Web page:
Because the Internet, and with it the ubiquity of ever-more invasive advertising, is new, Ivey calls for strong pro-privacy legislation and repeatedly admonishes readers not to be naive about the personal data they’re giving up when they use services like Facebook and Gmail for free.
But the most novel suggestion of Ivey’s is a four-day workweek.
Ivey is annoyed that people check their Blackberries at the dinner table, but he hates that corporations today are wringing record profits out of employees who are working more but earning relatively less. A four-day workweek, he posits, would push back against this odious feature of contemporary capitalism and “shift some of the time-saving benefits of high-tech devices to workers.” And that would create “extra time in which to connect with politics, new knowledge, community, heritage, religion, and family.”
On the other hand, with more time we could all just do some more shopping.
Ivey reserves a special ire for consumerism, the advertising industry (an “envy-creating machine” that has led us to equate “spending and buying” with “achievement and happiness”) and its handmaiden, television (“a medium that distorts daily life like a low-grade infection”).
Ivey has a dim view not only of TV but also of the Internet, and one senses that he really believes civil society functioned better and people enjoyed their “free” time more in the predigital era.
Ivey’s glass-half-empty view of technology brushes aside the idea that a billion people have chosen to sign up for Facebook accounts, because on some level, it’s fun. More important, he ignores the positive effects web-based networks like WikiLeaks, MoveOn.org, and Twitter have had on our shared “value space.” Governments can’t hide dirty secrets as easily; low-dollar donors can mobilize to counter Super PAC money; and dictators in the Arab world and beyond have been toppled by dissidents they couldn’t silence and crowds they couldn’t stop.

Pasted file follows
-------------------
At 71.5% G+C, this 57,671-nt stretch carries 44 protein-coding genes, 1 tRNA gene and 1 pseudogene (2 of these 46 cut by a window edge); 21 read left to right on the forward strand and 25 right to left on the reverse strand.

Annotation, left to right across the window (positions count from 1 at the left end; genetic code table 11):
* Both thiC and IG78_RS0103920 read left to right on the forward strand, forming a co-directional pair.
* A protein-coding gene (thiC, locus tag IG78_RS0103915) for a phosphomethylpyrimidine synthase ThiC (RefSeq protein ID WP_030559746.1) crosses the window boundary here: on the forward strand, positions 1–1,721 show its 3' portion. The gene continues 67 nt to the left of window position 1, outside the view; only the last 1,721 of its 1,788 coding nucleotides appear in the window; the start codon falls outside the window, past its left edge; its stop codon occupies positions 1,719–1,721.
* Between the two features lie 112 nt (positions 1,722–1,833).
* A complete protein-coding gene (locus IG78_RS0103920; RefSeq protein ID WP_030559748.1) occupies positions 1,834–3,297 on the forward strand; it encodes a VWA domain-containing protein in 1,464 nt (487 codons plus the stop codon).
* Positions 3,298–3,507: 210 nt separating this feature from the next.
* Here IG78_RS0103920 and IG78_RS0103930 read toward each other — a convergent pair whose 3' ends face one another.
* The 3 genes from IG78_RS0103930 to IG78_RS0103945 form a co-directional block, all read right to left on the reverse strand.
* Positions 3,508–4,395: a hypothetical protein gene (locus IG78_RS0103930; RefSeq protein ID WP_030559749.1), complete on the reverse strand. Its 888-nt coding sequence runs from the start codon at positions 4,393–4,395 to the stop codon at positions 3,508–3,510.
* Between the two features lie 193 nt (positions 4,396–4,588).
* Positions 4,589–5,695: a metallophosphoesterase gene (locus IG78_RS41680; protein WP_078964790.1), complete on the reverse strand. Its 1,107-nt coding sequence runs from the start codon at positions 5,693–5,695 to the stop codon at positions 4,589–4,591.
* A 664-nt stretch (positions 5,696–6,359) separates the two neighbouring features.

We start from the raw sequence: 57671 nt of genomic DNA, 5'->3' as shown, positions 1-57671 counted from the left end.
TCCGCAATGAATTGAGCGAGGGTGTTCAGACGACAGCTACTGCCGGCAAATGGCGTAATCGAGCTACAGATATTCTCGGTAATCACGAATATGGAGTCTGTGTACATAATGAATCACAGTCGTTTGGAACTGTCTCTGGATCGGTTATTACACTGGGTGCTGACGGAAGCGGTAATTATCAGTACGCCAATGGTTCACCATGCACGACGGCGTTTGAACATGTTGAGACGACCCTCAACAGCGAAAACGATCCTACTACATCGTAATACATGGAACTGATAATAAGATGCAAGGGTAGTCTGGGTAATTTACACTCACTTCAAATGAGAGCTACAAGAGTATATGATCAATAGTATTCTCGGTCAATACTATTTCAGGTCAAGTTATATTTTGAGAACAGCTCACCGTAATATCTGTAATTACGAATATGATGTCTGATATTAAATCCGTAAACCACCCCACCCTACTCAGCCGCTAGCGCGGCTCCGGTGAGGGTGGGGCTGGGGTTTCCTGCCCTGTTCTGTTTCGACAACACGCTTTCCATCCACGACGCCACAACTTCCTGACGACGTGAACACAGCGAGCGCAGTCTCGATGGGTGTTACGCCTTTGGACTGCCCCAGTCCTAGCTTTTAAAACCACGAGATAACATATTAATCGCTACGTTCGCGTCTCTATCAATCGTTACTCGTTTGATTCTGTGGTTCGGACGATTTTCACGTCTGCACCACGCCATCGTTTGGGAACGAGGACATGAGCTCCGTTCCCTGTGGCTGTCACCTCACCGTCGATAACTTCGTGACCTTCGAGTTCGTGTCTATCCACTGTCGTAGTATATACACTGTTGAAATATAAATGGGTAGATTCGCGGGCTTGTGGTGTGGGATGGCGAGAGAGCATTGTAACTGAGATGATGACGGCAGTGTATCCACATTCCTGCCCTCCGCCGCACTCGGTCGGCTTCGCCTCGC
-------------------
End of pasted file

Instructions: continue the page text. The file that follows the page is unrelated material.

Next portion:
And while Ivey believes there is a singular satisfaction to be found in the mastering of an art or a craft, there is little acknowledgment in his book of the revolutionary way cheap, accessible digital media tools have empowered millions to create and share films, music, photos, and stories in profoundly democratic ways.
But Ivey knows (and Obama has said this too) that the antidote to what ails us today and the way to redirect the choices individuals make — about how to spend their time and their money, how to raise their kids, how to treat their neighbors — are not fundamentally legislative.
Sure, new laws are needed (and Ivey doesn’t trust the masses to vote for the right ones by referenda and doesn’t expect a third party to emerge, deus ex machina, and save us), but if America is to be returned to some Edenic bliss where we care about one another, inspire the world, and find happiness in work, family, and community, it will be because new (read: “old”) values are taught in schools, practiced in our daily lives, and reflected in our media.
And if that does happen we’ll get the new America, one that looks more like the old America and more like the place Bill Ivey wants to live.